‘Oh my god! That’s amazing, that’s the one I totally referred to all of the time. I just feel very, very grateful for the comparison to one of my favourite performances ever.’


When the trailer for Pig dropped, its plot – Cage’s Robin on the hunt for the people who steal his pig – was instantly compared to John Wick across social media. While Wolff tends to not take notice of any comparisons, that one ‘confused’ him.

Nicolas Cage in Pig. (Neon)Neon/Altitude Films
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‘I feel people just throw a bunch of sh*t at the wall and see what sticks. I feel the comparison art to be really dumb, anyway. Most articles find a way of taking the nearest, lowest-hanging fruit in terms of what the easiest comparison is. But that one just confused me because I felt like, ‘Oh boy, that really isn’t what this movie is, I hope people aren’t disappointed.’

‘But at the same time, I thought it’d be really great to get a bunch of people in the theatre expecting one thing and completely subvert their expectations and give them something a lot richer, you know? If you go in expecting to eat Skittles, and get a big decadent, delicious dessert, I don’t think you’ll be totally upset – you’ll just be filled.’


Halfway through our conversation, it pivots towards Hereditary; a movie on which Wolff has documented his experience extensively. ‘That movie did about as much damage to me as a movie can do,’ he earlier said.

Alex Wolff in Hereditary. (A24)A24

When fans see him on the street, Hereditary is responsible for some of the ‘more visceral responses… some people just click at me, a lot of people say it was the most horrifying experience they’ve ever had’.

‘The coolest thing people say is maybe they had a horrifying family tragedy or something, and they found some catharsis in the disturbing nature of the movie. It’s not as common, but definitely common enough that you realise that movies can be a powerful thing… I just feel lucky I’ve gotten to be in some things that seem to hold some emotional resonance.’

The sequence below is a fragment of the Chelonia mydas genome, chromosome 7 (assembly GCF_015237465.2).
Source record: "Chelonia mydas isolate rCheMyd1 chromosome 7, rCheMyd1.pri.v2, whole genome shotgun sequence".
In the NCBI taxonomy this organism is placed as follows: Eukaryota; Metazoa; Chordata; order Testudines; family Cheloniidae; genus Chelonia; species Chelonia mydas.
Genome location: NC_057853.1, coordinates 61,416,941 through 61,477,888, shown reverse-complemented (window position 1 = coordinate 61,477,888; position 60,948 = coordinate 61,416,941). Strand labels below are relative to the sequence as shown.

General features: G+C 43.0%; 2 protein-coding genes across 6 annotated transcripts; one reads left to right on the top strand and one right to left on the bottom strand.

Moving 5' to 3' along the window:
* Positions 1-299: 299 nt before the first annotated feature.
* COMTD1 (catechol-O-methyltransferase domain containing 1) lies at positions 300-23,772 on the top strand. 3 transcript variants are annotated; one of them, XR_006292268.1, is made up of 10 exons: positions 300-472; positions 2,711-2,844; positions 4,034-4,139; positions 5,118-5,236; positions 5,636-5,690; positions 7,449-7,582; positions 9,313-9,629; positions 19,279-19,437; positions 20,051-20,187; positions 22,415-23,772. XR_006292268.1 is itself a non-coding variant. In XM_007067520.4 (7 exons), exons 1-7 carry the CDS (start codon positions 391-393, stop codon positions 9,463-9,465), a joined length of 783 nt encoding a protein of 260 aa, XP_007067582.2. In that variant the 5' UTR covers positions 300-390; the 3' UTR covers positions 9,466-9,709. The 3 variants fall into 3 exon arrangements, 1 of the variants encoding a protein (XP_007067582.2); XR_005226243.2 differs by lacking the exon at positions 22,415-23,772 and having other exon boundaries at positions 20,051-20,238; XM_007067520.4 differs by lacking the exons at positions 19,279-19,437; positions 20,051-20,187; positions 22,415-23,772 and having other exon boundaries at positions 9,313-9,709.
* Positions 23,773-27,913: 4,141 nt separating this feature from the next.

Ari Aster followed up Hereditary with Midsommar, a trippy, occult daymare that didn’t feature Wolff. While he’d been keen to reunite with the director, saying they’re good friends, he’s not pursuing another horror movie at all.

Alex Wolff in Hereditary. (A24)A24

‘A horror film is something I’ll actively avoid, but I feel really lucky to have worked in the genre at all. Again, I’m not very intellectual, not very tactful on the way I play in my career – I don’t think in terms of that, I just attack the things I love and I don’t relent, and I stand by them whether they burn to the ground or lift up and move in the way Pig has. I follow my gut in that way.’

Many – including myself – may consider Hereditary the crown jewel of Wolff’s career so far, but it’s his latest work he holds dearest: ‘If I die and people remember me for Pig that would be the greatest thing in the world.’

Pig will open in UK and Irish cinemas from August 20. Watch it on altitude.film and Other Digital Platforms From August 23.

If you have a story you want to tell, send it to UNILAD via [email protected].

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Cameron Frew

Entertainment Editor at UNILAD. 2001: A Space Odyssey is the best film ever made, and Warrior is better than Rocky. That's all you need to know.

Topics: Featured, Features, Film and TV, Hereditary, horror, Pig